Pedal Board

Again, this one fits into the category of things that I’ve had for a while but should probably get a run on the blog…

I’ve been noodling about with guitar for a couple of years now.  I began because I had a stressful, life-encompassing job at the time and thought it might be a good idea to have a challenge to provide a bit of escapism.  I am by no means a great guitarist, and probably not even a good one – but I can’t help but think that it’s healthy to not always fill your life with things you’re instantly good at.  And as someone that never played as a child, I find it fascinating to be involved in producing music no matter how limited.

Now the sight of a well-stocked pedal board in the hands of a novice probably makes a whole bunch of armchair Hendrixes (Hendrices?) roll their eyes smugly, but I have to point out that this particular board is as much a product of the enjoyment of collecting and making, as much as it is mindless Gear Acquisition Syndrome.  All of these effects are second hand and I thoroughly enjoyed tracking them on ebay and only pouncing when one came up at a mind-bogglingly low price.  Every now and then something just fails to get noticed and limps in for the reserve price – and I lived for that moment (behind my desk in a shitty cubicle-farm…)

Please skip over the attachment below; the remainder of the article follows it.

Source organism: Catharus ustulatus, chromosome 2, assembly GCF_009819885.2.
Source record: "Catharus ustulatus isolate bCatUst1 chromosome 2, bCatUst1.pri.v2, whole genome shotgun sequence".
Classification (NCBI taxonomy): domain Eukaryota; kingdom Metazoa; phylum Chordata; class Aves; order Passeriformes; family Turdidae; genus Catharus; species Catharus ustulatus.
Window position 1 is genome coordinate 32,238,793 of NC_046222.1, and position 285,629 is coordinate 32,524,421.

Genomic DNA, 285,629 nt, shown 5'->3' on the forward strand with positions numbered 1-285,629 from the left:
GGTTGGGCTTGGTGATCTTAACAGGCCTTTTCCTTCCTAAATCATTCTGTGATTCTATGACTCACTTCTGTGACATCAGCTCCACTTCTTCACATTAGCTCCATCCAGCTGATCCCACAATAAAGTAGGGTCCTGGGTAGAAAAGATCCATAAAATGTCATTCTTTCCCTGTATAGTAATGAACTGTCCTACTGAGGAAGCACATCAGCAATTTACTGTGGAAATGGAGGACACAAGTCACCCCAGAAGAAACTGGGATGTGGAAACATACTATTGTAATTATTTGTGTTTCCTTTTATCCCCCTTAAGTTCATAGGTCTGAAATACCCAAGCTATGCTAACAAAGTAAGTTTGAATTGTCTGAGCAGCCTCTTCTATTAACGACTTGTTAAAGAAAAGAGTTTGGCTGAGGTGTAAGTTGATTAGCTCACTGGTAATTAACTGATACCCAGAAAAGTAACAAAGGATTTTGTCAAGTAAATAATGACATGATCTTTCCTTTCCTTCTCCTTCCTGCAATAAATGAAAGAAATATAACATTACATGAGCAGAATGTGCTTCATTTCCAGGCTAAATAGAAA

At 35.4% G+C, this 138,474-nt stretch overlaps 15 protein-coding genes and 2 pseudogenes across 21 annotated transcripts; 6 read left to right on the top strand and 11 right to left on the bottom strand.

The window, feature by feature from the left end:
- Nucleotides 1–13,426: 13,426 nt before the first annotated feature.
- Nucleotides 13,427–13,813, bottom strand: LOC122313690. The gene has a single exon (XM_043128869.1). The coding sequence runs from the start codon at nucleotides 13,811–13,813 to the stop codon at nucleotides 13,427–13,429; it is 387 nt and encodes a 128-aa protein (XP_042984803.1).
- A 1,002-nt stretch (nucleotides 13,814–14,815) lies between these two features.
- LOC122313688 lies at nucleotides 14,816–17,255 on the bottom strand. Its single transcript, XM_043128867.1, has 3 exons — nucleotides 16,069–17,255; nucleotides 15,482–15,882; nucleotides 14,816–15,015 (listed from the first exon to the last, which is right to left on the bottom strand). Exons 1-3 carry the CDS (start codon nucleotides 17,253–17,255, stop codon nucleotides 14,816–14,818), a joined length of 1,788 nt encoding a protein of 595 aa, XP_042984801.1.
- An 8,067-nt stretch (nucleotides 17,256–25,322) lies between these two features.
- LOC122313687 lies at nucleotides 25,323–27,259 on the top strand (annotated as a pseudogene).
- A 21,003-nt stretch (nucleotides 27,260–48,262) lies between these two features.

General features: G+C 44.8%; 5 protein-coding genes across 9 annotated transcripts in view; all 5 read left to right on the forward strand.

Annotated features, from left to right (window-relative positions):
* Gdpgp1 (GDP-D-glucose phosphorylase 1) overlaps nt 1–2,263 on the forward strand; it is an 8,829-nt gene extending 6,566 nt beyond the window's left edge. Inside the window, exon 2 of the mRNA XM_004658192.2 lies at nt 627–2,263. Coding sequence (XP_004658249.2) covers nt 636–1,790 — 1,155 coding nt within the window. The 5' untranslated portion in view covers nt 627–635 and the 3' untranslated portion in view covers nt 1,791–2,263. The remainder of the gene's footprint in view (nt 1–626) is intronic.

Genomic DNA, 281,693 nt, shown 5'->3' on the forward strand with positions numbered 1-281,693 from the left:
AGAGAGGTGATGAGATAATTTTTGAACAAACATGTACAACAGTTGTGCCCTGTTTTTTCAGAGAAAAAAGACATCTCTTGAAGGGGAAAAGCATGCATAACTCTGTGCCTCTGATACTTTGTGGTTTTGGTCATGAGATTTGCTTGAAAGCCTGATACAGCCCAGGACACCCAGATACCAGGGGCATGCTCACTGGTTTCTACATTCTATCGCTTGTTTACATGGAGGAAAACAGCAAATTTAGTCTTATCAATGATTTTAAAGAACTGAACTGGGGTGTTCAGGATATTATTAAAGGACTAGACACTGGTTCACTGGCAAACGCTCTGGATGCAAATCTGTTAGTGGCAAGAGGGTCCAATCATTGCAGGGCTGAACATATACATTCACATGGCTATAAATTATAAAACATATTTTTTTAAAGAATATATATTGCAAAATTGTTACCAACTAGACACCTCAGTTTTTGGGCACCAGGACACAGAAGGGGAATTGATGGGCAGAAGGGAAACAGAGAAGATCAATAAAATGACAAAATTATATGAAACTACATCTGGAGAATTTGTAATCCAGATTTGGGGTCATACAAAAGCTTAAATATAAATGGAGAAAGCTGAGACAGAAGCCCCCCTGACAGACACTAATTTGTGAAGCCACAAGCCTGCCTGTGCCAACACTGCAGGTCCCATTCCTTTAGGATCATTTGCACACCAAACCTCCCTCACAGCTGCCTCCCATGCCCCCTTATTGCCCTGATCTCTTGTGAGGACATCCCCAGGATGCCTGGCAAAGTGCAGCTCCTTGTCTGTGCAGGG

So a quick rundown of the effects platoon… Behringer TU300 Chromatic Tuner, Boss AC3 Acoustic Simulator, Boss AW2 Auto Wah, ElectroHarmonix Small Stone phaser, Behringer CS100 Compressor/Sustainer, Behringer TO800 Vintage Tube Overdrive, ProCo Turbo Rat distortion, Boss DS1 Distortion, Boss CH1 Super Chorus, Boss BF2 Flanger, ElectroHarmonix Stereo Pulsar tremolo, Behringer DD400 Digital Delay, Boss RC2 Loop Station.  A couple of these, apparently, are even collectible – many are no longer in production and the BF2, for example, has the correct colour screws to make it a suitably collectible Made In Japan model.

I made the pedal board itself out of MDF and built up laminations so that the pedals in the rear are accessible and at an appropriate height.  The pedals are held in place with individual sections of chain link (which are essentially a dog-bone shaped tab with a hole at either end).  I have a switchmode power supply to provide the 9V DC required by each pedal, and the loom distributes it taking careful note of the polarities required by each effect (which are not always consistent).

All in all, I’m pretty pleased to have such a thing.  It slides nicely out the way under my bed, only requires three things to be plugged in for a jam sesh (power, guitar in, signal out) and certainly provides a wide range of tones to suit most music styles.  Has it made me an instant guitar-hero?  No, but then that was hardly the point…

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